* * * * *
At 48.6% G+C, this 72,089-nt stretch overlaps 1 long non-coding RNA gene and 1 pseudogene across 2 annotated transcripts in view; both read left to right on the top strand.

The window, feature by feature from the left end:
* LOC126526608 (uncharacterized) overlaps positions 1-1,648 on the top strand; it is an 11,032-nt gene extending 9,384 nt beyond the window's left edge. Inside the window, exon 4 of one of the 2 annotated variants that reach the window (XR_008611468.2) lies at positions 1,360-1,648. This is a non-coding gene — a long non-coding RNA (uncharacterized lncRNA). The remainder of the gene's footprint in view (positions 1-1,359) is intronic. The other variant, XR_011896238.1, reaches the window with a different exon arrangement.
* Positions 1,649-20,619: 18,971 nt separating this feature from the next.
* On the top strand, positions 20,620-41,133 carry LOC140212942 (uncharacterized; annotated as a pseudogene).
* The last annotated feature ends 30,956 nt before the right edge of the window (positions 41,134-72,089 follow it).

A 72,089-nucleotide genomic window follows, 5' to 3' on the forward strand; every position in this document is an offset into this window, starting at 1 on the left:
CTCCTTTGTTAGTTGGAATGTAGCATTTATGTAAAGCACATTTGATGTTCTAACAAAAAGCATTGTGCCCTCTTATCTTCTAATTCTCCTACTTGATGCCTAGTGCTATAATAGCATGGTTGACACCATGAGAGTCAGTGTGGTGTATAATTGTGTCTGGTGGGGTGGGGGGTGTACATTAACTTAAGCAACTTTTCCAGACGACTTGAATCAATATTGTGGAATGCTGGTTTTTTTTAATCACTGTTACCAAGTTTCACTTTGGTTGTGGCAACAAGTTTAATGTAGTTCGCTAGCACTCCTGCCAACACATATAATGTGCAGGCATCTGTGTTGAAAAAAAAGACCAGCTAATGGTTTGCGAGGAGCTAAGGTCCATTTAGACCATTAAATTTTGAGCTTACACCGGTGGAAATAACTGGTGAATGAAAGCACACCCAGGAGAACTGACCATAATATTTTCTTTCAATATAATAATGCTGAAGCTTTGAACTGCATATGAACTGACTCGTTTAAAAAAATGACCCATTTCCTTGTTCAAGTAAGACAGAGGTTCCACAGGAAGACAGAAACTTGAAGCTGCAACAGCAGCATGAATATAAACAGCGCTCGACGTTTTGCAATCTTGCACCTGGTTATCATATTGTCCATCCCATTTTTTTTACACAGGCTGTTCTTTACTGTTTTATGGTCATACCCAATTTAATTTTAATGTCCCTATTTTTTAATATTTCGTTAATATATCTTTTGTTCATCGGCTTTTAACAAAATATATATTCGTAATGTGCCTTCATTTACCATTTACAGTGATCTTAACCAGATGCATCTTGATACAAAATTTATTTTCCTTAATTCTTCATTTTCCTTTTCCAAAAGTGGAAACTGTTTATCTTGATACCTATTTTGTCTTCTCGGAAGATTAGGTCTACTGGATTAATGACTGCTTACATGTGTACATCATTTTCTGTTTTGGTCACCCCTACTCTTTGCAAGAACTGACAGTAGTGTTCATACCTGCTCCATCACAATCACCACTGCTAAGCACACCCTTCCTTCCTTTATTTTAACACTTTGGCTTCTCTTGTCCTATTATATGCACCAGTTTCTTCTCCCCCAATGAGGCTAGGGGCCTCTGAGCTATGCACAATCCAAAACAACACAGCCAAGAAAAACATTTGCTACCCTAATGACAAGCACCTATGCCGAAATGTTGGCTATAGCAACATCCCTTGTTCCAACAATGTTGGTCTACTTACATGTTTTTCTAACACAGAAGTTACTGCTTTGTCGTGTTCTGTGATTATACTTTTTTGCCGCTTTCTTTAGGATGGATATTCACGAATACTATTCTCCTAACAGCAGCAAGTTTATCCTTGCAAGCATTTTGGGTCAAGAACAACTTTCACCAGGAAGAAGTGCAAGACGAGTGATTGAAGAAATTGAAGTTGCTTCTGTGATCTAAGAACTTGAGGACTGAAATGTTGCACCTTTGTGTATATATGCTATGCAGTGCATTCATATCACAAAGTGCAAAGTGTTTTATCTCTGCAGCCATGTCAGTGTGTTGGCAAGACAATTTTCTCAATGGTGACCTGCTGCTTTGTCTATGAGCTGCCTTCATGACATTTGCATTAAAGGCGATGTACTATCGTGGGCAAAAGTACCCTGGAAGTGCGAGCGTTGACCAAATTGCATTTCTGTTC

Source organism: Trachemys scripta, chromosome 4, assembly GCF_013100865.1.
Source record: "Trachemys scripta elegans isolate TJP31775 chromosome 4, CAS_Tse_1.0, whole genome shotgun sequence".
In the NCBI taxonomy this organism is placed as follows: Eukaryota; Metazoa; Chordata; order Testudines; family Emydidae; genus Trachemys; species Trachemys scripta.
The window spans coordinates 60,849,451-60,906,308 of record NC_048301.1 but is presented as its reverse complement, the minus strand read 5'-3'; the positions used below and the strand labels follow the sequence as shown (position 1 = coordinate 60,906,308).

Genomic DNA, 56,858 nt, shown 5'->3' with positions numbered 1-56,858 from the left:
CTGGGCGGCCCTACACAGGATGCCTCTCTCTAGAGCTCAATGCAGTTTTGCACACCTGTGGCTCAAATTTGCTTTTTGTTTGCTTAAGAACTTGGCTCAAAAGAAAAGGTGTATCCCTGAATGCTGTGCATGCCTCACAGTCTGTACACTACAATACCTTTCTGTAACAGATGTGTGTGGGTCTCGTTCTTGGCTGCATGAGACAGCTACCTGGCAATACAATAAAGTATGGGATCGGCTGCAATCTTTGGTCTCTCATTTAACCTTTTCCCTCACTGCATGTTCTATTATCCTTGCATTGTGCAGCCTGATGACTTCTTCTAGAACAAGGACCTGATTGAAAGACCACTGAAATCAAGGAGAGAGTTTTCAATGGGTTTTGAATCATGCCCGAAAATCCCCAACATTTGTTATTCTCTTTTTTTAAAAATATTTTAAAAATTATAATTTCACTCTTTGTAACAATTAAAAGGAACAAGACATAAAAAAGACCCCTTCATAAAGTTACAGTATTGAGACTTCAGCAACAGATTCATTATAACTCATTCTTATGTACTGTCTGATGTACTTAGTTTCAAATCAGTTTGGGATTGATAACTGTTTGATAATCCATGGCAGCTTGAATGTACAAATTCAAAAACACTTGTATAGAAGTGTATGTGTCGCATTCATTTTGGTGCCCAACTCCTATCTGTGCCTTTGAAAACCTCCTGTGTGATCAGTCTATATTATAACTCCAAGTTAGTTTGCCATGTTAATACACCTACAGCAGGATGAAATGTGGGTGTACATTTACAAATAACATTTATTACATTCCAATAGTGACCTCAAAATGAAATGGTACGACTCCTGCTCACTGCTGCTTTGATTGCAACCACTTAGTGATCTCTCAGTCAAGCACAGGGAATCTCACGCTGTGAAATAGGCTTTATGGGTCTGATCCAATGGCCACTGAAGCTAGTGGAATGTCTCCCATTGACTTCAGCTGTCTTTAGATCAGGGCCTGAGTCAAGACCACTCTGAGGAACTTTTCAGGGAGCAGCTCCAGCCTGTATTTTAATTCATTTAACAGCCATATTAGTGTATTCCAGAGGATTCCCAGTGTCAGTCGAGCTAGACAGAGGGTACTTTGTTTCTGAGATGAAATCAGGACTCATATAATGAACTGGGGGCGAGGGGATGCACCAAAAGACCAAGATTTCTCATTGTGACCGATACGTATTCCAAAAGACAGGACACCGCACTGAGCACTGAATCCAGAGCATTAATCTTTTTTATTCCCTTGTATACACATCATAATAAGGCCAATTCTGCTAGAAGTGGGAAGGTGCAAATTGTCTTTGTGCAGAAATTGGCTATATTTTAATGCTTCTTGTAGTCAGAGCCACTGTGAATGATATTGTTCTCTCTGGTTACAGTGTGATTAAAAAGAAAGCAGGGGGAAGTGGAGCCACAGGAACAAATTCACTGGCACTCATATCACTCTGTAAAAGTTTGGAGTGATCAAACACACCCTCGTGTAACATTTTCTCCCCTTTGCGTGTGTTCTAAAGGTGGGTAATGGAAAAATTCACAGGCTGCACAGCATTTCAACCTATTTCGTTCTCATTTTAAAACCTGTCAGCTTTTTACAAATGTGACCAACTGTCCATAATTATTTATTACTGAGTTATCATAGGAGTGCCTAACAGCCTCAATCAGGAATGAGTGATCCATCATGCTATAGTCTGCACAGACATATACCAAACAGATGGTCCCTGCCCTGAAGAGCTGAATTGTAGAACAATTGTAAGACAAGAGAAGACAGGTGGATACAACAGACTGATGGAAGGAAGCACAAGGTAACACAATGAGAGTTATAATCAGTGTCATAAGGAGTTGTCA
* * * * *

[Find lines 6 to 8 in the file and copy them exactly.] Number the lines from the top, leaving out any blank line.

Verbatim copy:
* The last annotated feature ends 30,956 nt before the right edge of the window (positions 41,134-72,089 follow it).

A 72,089-nucleotide genomic window follows, 5' to 3' on the forward strand; every position in this document is an offset into this window, starting at 1 on the left:
CTCCTTTGTTAGTTGGAATGTAGCATTTATGTAAAGCACATTTGATGTTCTAACAAAAAGCATTGTGCCCTCTTATCTTCTAATTCTCCTACTTGATGCCTAGTGCTATAATAGCATGGTTGACACCATGAGAGTCAGTGTGGTGTATAATTGTGTCTGGTGGGGTGGGGGGTGTACATTAACTTAAGCAACTTTTCCAGACGACTTGAATCAATATTGTGGAATGCTGGTTTTTTTTAATCACTGTTACCAAGTTTCACTTTGGTTGTGGCAACAAGTTTAATGTAGTTCGCTAGCACTCCTGCCAACACATATAATGTGCAGGCATCTGTGTTGAAAAAAAAGACCAGCTAATGGTTTGCGAGGAGCTAAGGTCCATTTAGACCATTAAATTTTGAGCTTACACCGGTGGAAATAACTGGTGAATGAAAGCACACCCAGGAGAACTGACCATAATATTTTCTTTCAATATAATAATGCTGAAGCTTTGAACTGCATATGAACTGACTCGTTTAAAAAAATGACCCATTTCCTTGTTCAAGTAAGACAGAGGTTCCACAGGAAGACAGAAACTTGAAGCTGCAACAGCAGCATGAATATAAACAGCGCTCGACGTTTTGCAATCTTGCACCTGGTTATCATATTGTCCATCCCATTTTTTTTACACAGGCTGTTCTTTACTGTTTTATGGTCATACCCAATTTAATTTTAATGTCCCTATTTTTTAATATTTCGTTAATATATCTTTTGTTCATCGGCTTTTAACAAAATATATATTCGTAATGTGCCTTCATTTACCATTTACAGTGATCTTAACCAGATGCATCTTGATACAAAATTTATTTTCCTTAATTCTTCATTTTCCTTTTCCAAAAGTGGAAACTGTTTATCTTGATACCTATTTTGTCTTCTCGGAAGATTAGGTCTACTGGATTAATGACTGCTTACATGTGTACATCATTTTCTGTTTTGGTCACCCCTACTCTTTGCAAGAACTGACAGTAGTGTTCATACCTGCTCCATCACAATCACCACTGCTAAGCACACCCTTCCTTCCTTTATTTTAACACTTTGGCTTCTCTTGTCCTATTATATGCACCAGTTTCTTCTCCCCCAATGAGGCTAGGGGCCTCTGAGCTATGCACAATCCAAAACAACACAGCCAAGAAAAACATTTGCTACCCTAATGACAAGCACCTATGCCGAAATGTTGGCTATAGCAACATCCCTTGTTCCAACAATGTTGGTCTACTTACATGTTTTTCTAACACAGAAGTTACTGCTTTGTCGTGTTCTGTGATTATACTTTTTTGCCGCTTTCTTTAGGATGGATATTCACGAATACTATTCTCCTAACAGCAGCAAGTTTATCCTTGCAAGCATTTTGGGTCAAGAACAACTTTCACCAGGAAGAAGTGCAAGACGAGTGATTGAAGAAATTGAAGTTGCTTCTGTGATCTAAGAACTTGAGGACTGAAATGTTGCACCTTTGTGTATATATGCTATGCAGTGCATTCATATCACAAAGTGCAAAGTGTTTTATCTCTGCAGCCATGTCAGTGTGTTGGCAAGACAATTTTCTCAATGGTGACCTGCTGCTTTGTCTATGAGCTGCCTTCATGACATTTGCATTAAAGGCGATGTACTATCGTGGGCAAAAGTACCCTGGAAGTGCGAGCGTTGACCAAATTGCATTTCTGTTC